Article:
First semester undergraduate student, Taylor, recently gave her first article presentation, reflecting her research interests: emotions, deception detection, and behavioral psychology. Taylor chose the article Pathways to Posttraumatic Growth Versus Posttraumatic Stress: Coping and Emotional Reactions Following the September 11, 2001 Terrorist Attacks by Crystal L. Park, Carolyn M. Aldwin, Juliane R. Fenster, and Leslie B. Snyder, published in 2008. This study aimed to explore common reports from the American population of both distress and positive outcomes after television exposure of the attacks. The researchers hypothesized that there would be a relationship between coping, emotions, posttraumatic growth (PTG), and posttraumatic stress (PTS). They also hypothesized that positive coping would be more expressive through anger and would, therefore, lead to PTG while negative emotions would be more expressive through depression, leading to PTS following the terrorist attacks. Results showed that the relationship goes both ways. Meaning, emotions influence coping and coping influences emotions. They also found that although anger is often perceived as a negative emotion, it could prompt an individual to seek positive coping skills and potentially lead to PTG. The researchers concluded that the information found in the results shows how growth may be achieved by practicing positive coping skills because of arousal or motivation from anger. Taylor plans to continue researching emotions and behaviors in relation to PTG throughout her time in the lab as well as in her future career goals within behavioral psychology. Great job on your article presentation, Taylor, and good luck with future research!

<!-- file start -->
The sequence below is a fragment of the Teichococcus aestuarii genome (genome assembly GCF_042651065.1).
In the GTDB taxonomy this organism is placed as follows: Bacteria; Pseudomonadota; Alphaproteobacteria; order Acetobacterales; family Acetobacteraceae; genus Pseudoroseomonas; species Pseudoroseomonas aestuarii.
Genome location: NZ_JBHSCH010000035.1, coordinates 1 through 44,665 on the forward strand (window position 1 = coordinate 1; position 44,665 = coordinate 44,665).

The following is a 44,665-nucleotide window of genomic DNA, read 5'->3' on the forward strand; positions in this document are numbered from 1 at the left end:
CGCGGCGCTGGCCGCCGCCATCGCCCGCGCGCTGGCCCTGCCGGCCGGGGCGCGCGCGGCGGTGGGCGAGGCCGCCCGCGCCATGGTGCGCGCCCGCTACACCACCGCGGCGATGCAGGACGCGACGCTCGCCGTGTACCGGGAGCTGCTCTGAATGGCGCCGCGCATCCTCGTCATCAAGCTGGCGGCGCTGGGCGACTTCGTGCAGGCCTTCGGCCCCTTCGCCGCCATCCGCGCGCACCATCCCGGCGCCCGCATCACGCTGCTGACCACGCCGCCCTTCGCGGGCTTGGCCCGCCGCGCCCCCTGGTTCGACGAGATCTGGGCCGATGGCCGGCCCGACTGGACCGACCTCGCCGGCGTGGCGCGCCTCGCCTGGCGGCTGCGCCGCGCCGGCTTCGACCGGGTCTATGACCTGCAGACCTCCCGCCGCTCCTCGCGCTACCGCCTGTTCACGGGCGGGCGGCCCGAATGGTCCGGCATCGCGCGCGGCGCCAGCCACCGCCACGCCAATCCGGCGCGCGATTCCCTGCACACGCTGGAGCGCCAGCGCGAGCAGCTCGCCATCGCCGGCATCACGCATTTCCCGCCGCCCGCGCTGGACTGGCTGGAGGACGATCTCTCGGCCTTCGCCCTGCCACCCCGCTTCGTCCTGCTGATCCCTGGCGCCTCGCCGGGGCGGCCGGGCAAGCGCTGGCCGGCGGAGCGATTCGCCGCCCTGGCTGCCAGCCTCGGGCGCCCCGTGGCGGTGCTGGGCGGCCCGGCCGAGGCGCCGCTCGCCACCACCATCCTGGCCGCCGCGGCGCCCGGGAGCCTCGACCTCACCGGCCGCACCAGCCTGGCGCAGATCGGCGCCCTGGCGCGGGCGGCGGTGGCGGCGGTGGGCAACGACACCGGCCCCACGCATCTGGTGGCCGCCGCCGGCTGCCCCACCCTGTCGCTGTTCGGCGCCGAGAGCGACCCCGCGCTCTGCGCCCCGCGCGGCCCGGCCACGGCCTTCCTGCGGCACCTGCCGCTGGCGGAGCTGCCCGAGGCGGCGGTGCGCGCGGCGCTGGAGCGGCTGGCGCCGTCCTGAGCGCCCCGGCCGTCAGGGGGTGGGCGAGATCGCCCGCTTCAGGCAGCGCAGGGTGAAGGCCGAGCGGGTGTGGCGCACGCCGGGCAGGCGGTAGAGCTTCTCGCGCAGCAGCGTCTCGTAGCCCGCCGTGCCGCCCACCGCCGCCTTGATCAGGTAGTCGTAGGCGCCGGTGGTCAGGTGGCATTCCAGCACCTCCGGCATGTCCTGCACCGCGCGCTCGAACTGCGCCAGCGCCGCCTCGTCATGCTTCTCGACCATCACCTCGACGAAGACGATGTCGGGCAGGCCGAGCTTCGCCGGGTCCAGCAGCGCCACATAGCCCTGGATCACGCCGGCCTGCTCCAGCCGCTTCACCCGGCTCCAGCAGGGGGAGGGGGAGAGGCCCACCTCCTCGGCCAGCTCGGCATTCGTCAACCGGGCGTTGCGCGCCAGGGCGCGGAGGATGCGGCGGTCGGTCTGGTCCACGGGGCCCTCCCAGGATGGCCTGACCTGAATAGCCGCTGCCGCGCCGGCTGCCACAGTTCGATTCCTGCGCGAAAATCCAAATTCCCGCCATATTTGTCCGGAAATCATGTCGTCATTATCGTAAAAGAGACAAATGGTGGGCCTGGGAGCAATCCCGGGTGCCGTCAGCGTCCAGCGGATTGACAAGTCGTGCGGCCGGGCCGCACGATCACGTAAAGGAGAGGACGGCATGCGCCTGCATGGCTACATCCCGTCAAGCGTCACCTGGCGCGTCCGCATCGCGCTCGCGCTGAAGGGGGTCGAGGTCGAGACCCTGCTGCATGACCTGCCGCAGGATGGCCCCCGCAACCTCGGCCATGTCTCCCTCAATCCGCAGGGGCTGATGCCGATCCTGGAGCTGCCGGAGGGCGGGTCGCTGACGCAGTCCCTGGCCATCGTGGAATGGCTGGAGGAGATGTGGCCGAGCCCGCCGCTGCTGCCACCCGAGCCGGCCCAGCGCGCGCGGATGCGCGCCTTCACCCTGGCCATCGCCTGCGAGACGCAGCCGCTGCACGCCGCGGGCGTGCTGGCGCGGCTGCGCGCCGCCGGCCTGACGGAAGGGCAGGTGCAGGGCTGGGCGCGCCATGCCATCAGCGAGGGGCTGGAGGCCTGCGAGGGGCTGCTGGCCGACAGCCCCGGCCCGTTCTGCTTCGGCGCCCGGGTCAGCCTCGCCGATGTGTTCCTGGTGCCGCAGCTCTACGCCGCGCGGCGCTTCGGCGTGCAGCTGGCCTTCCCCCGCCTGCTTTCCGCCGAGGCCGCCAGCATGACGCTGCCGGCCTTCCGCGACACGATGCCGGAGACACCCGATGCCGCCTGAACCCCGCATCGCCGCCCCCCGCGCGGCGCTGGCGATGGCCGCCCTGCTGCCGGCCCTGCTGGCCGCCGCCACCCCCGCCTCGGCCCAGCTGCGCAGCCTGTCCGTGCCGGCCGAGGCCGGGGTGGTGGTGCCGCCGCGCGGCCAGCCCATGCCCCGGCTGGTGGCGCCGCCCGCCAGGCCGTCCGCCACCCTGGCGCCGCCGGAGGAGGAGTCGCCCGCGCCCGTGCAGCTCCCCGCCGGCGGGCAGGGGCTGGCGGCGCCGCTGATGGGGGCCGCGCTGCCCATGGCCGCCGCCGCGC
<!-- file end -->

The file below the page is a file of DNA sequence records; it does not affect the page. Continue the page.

Recently, Velinka gave a presentation in preparation for her senior’s thesis defense titled Youth Perceptions of Intergenerational Discordance and Immigrant Well-being. Velinka’s presentation was an update of her honors independent study. She is interested in exploring youth perceptions of acculturation, the process of adapting to a new culture, and individual factors between immigrant youth and their parents after coming to the United States. Velinka has taken a mixed methods approach, using qualitative and quantitative methods, to examine youth-perceived parent-child gaps in acculturation and emotion processing. She is interested in exploring how those gaps affect immigrant youth with varying outcomes, such as acculturative stress, somatic symptoms, depressive, anxiety, and stress symptoms, as well as post-traumatic growth (PTG). Findings will contribute to the expanded Acculturation Gap-Distress Model and help clarify the effects of adapting to a new culture at differing rates. This will help provide information for people of all ages who may struggle with acculturating, as well as educators, clinicians and physicians who may assist those individuals. Wonderful job Velinka, and good luck with further research!